Submitted to: International Journal of Public Health
Publication Type: Peer Reviewed Journal
Publication Acceptance Date: January 1, 2001
Publication Date: N/A
Interpretive Summary: Through the ages, people have used a variety of techniques and methods to shield themselves from the pain and itch of arthropod bites. Today, the collective term for these techniques and methods is personal protection. This paper, which was written at the request of the World Health Organization by Scientists at the ARS Center for Medical, Agricultural, and Veterinary Entomology in Gainesville, Florida, provides detailed information on currently available methods and techniques that can be used to protect humans from the bites of mosquitoes, blackflies, biting midges, horseflies, stable flies, tsetse flies, sand flies, kissing bugs, fleas, and mites and ticks. It describes how personal protection from arthropod attack can be achieved by using clothing, screens, nets, enclosures, natural and synthetic chemicals, and by avoidance of insect/arthropod-infested areas.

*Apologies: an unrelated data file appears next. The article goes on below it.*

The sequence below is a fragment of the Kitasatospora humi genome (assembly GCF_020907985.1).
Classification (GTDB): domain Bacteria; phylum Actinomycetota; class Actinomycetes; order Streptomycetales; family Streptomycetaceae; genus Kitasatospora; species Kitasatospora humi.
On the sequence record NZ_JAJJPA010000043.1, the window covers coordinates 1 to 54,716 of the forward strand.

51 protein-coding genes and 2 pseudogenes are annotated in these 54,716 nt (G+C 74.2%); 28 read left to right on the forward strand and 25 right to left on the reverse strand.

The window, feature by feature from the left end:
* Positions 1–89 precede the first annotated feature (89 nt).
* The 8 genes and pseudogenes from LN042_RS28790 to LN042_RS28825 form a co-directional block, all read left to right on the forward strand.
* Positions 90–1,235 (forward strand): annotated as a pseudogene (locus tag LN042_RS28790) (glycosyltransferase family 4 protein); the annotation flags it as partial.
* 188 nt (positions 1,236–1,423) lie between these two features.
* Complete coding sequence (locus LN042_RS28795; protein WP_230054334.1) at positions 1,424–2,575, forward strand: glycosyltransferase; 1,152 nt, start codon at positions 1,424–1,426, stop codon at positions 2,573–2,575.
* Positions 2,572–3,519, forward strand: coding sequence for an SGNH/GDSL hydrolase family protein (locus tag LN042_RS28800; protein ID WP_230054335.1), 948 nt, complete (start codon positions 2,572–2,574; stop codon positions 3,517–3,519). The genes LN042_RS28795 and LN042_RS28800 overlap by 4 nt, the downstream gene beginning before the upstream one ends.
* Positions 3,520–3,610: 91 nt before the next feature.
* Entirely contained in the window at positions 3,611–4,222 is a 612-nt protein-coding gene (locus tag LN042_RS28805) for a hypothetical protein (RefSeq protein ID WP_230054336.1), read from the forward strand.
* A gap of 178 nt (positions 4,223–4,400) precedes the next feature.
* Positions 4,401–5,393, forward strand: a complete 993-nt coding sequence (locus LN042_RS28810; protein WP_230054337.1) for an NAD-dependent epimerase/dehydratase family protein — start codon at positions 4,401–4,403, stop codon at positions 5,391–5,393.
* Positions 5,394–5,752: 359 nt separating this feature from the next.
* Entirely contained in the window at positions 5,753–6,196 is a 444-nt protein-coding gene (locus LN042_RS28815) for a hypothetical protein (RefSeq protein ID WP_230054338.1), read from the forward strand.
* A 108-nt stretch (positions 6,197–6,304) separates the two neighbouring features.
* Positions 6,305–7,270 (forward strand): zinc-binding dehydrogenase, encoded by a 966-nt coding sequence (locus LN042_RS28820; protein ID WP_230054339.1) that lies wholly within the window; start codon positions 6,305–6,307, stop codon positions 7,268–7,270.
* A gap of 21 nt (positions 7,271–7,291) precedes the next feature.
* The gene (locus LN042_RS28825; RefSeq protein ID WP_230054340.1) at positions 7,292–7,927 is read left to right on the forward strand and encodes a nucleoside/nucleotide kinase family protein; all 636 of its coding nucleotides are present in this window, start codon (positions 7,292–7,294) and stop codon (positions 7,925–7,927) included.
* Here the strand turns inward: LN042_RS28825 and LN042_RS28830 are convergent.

Technical Abstract: Through the ages, people have used a variety of techniques and methods to shield themselves from the pain and itch of arthropod bites. Today, the collective term for these techniques and methods is personal protection. Personal protection is an indispensable method for preventing host vector contact. Categories of personal protection include avoidance of biting arthropods in time and space and the use of physical barriers, such as clothing, window screens, and insect proof bed nets. Chemical barriers comprise the use of natural and synthetic repellents on skin and/or the use of toxicants, such as permethrin, on clothing, tent fabric, bednets, sleeping bags, and ground cloths. Common natural repellents are pyrethrum, citronella, quwenling, thyme and clove oils, and Bite Blocker(R) (which contains soybean oil, geranium oil, and coconut oil). Effective synthetic repellents include KBR 3023 (1-(1-methyl propylcarbonyl)-2-(2-hydroxethyl)-piperidine), Merck 3535 (3-(N buytlacetamino)-propionate), USDA AI3-37220 (1-(3-cyclohexen-1 ylcarbonyl)-2-methylpiperdine), and deet (N,N-diethyl-3 methylbenzamide). Repellents/toxicants that can be used on fabric are deet and permethrin ((3-phenoxyphenyl) methyl (+\-) cis/trans 3 (2,2-dichloroethenyl) 2,2-dimethylcyclopropanecaroxylate). The most effective strategy for defense against blood sucking and disease bearing arthropods is to use deet on the skin and to wear clothing that has been treated with permethrin.